The NNAS Tutor Award is a 1 day (8 hour) course for anyone who wants to teach the NNAS Navigator Awards. It can also be useful to those working towards leadership qualifications such as the Lowland Leader, Hill and Moorland Leader or Mountain Leader.
Launched in 2016, the National Navigation Award Scheme (NNAS) Tutor Award was created to recognise that just because one can personally navigate, it doesn’t follow that one can teach it.
On this one day course, you’ll look at different methods for teaching navigation to beginners from simple games to learning strategies. You’ll see how a Bronze Navigator Award course can be delivered and learn more about the Navigator Awards and the NNAS itself.
Successful completion of the NNAS Tutor Award will also enable (after approval by NNAS) those without a higher hill or mountain walking qualification, but with experience and interest in the outdoors, to help teach on a Bronze award under the guidance of a registered NNAS Course Director.
The course is a mixture of classroom and practical sessions and offers the opportunity for candidates to discuss their own methodology as well as learning new techniques from others.
Successful completion of the NNAS Tutor Award also counts for one CPD (continued personal/professional development) point for qualified Mountain Training Association Members.
The day begins with a short ‘classroom’ session over breakfast at The Penny Pot Cafe in Edale in the heart of the Peak District. This is a great opportunity to pick up the new skills you’ll need for when you head out to continue the learning in the local hills. The end of the day finishes with cake back at the cafe whilst the group recaps the day.
You might also be interested in our Bronze NNAS Navigator Award, Silver NNAS Navigator Award, Intensive NNAS ‘Straight to Silver’ Navigator Award and Gold NNAS Navigator Award courses or view our entire course calendar for the year ahead.
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About The National Navigation Award Scheme
The National Navigation Award Scheme (NNAS) is a registered charity that promotes the teaching of land navigation skills through its Navigator Awards. Its focus is on practical navigation and encouraging people of all ages into the outdoors, arguably as important or more so now than ever. Founded in 1994 by teacher and orienteer Peter Palmer, the organisation has gone from strength to strength and has guided thousands of people through the progressive award structure to become confident navigators.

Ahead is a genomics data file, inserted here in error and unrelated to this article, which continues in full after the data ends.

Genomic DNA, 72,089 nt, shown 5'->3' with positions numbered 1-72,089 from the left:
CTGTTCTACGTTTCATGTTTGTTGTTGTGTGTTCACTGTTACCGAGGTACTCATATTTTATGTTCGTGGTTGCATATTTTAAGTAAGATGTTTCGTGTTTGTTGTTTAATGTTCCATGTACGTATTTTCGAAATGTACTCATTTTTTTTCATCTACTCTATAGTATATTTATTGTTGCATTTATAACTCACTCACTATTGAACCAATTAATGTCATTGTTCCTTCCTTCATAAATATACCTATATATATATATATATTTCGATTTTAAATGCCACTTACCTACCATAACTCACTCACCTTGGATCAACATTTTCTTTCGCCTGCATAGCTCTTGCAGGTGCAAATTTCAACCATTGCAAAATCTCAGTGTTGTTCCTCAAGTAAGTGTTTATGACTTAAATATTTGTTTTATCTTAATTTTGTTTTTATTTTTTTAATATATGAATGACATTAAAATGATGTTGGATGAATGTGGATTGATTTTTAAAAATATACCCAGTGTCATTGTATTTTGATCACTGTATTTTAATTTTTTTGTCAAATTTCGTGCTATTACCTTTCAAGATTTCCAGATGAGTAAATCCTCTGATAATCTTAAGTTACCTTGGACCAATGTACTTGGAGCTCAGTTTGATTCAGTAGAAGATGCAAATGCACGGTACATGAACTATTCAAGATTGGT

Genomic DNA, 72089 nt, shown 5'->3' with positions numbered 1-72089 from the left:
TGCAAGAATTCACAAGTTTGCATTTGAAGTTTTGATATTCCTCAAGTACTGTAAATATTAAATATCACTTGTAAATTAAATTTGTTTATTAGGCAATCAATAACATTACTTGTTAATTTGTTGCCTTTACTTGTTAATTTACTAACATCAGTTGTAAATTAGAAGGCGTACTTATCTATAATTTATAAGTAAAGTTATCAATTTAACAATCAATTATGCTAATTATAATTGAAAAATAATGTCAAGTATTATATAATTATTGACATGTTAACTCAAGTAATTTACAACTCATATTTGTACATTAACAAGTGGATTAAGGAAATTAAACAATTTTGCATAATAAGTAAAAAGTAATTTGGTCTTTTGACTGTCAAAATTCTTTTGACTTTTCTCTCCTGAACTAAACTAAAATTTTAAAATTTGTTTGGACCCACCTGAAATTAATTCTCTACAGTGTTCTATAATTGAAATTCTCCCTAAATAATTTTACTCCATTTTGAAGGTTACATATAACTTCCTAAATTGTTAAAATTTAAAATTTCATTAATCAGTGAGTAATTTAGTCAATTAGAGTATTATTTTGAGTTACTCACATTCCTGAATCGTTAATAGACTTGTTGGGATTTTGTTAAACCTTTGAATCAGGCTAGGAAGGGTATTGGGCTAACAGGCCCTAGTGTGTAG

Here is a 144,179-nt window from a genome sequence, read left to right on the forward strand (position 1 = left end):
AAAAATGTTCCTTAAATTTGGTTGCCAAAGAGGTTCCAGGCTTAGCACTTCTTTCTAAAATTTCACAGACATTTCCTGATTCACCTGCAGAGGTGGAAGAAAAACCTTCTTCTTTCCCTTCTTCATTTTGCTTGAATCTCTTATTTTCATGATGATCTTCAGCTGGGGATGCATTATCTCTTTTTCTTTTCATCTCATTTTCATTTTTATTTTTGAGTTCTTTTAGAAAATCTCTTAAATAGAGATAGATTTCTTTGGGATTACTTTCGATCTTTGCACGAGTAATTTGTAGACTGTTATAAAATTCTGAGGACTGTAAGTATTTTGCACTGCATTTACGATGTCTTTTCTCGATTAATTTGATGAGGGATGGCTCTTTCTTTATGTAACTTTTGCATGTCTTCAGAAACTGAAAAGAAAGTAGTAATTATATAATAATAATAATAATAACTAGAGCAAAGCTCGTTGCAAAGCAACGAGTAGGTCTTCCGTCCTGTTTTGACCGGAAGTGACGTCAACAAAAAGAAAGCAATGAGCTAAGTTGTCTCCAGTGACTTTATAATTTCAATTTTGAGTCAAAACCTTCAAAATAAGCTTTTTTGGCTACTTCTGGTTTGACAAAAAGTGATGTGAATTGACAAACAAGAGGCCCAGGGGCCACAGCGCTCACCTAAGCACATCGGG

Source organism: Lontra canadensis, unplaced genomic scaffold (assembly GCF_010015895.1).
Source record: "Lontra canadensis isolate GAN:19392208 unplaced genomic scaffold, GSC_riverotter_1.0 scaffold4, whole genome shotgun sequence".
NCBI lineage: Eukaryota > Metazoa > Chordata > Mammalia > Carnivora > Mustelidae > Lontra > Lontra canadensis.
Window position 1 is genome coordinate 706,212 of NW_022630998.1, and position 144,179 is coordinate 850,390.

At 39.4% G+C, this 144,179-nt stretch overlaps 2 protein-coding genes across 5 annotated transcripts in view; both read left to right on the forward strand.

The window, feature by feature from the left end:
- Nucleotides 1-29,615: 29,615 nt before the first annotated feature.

The Navigator Awards have been adopted by Duke of Edinburgh Award groups, military cadet groups, Scouts and Guides and many other youth groups as well as by individuals wishing to develop their own navigation skills. Having proven navigation skills is also a requirement for professional outdoor qualifications and membership of mountain and lowland rescue organisations.
Frequently Asked Questions
The NNAS Tutor Award is a one day course lasting around eight hours. We usually start at 9am and aim to finish before 5pm. The day starts with a short ‘classroom’ session before heading out for some practical work.
Our NNAS Tutor Award courses take place in the heart of the Peak District in the small village of Edale. Only around an hour’s drive from Manchester or Sheffield and easily accessible from the M1 for London and the North, the Peak District is perfectly located in the middle of the country.
Edale also has a railway station on the Manchester-Sheffield line making it accessible to all.
The day begins and ends at the fabulous Penny Pot Cafe where Chris and his team offer homemade cakes, delicious snacks and hot and cold drinks (and local ice creams when the sun comes out to play).
We’re proud to offer some of the best value outdoor courses in the UK. Our NNAS Tutor Award course costs £59. There’s also a £16 course fee which is paid to the National Navigation Award Scheme (NNAS) on your behalf. Successful candidates will receive a digital certificate at the end of the course.
You can either choose to pay in full when you book online or if you book by phone you can avoid the online booking fees imposed by our booking provider.
If you’d like to stay over and make a weekend of it (always recommended!) then there are a few very local accommodation options available:
- The Rambler Inn is the pub just around the corner from where the course meets. It has nine en-suite rooms available as well as a one bedroom cottage.
- The Old Nags Head is just a short walk away in the centre of Edale and offers two small cottages which would ideally suit couples, families and small groups.